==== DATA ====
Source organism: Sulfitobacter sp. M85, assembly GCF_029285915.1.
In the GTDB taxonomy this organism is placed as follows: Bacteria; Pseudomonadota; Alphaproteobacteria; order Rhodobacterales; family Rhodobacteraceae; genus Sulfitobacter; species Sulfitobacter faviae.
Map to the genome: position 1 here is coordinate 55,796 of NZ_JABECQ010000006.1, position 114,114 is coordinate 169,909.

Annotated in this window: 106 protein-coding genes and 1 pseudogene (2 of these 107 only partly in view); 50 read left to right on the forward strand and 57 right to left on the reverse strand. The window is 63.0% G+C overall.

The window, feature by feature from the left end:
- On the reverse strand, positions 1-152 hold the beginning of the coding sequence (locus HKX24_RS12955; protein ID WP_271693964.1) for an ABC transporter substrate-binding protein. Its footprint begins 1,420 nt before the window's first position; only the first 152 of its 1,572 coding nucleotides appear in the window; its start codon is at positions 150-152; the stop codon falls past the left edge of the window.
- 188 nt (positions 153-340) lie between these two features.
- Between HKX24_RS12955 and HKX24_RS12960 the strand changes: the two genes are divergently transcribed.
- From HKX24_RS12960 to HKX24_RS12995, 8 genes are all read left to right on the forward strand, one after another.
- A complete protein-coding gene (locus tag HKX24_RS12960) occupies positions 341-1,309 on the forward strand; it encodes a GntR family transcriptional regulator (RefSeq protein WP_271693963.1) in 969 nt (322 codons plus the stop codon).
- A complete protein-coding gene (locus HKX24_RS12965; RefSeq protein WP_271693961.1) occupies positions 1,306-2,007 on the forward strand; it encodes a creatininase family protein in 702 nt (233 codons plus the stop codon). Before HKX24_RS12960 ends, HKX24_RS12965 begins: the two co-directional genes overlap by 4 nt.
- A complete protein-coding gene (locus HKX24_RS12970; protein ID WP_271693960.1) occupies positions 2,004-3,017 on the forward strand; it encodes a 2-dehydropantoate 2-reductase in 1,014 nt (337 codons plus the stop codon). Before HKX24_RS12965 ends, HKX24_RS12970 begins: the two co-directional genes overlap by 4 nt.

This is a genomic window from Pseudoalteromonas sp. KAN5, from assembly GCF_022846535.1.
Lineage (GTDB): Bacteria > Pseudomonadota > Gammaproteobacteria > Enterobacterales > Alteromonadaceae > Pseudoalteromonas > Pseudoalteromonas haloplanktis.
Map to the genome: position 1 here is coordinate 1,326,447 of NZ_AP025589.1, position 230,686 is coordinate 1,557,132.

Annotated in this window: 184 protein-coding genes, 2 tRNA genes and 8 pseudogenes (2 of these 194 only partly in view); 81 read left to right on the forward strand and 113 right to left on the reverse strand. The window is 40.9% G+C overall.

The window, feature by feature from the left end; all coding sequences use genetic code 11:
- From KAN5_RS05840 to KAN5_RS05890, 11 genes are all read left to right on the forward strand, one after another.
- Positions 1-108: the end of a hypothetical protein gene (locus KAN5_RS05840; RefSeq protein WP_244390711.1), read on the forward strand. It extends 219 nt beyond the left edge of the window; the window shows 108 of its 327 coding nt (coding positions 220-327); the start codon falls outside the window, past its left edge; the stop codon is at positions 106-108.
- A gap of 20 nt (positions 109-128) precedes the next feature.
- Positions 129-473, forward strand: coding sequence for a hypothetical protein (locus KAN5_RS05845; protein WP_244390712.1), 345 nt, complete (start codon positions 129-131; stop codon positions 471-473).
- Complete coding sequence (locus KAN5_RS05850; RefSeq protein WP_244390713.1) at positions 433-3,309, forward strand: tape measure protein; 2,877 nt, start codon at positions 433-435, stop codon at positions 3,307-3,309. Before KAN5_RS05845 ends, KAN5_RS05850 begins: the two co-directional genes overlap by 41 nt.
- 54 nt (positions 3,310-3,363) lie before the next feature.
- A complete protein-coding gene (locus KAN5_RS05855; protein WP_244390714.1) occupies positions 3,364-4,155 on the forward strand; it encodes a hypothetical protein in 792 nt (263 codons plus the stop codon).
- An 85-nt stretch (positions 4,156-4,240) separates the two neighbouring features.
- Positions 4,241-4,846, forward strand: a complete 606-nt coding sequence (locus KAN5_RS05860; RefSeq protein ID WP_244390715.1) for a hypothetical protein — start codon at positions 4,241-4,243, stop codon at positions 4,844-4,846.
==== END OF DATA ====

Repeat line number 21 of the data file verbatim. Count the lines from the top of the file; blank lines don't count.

- Positions 129-473, forward strand: coding sequence for a hypothetical protein (locus KAN5_RS05845; protein WP_244390712.1), 345 nt, complete (start codon positions 129-131; stop codon positions 471-473).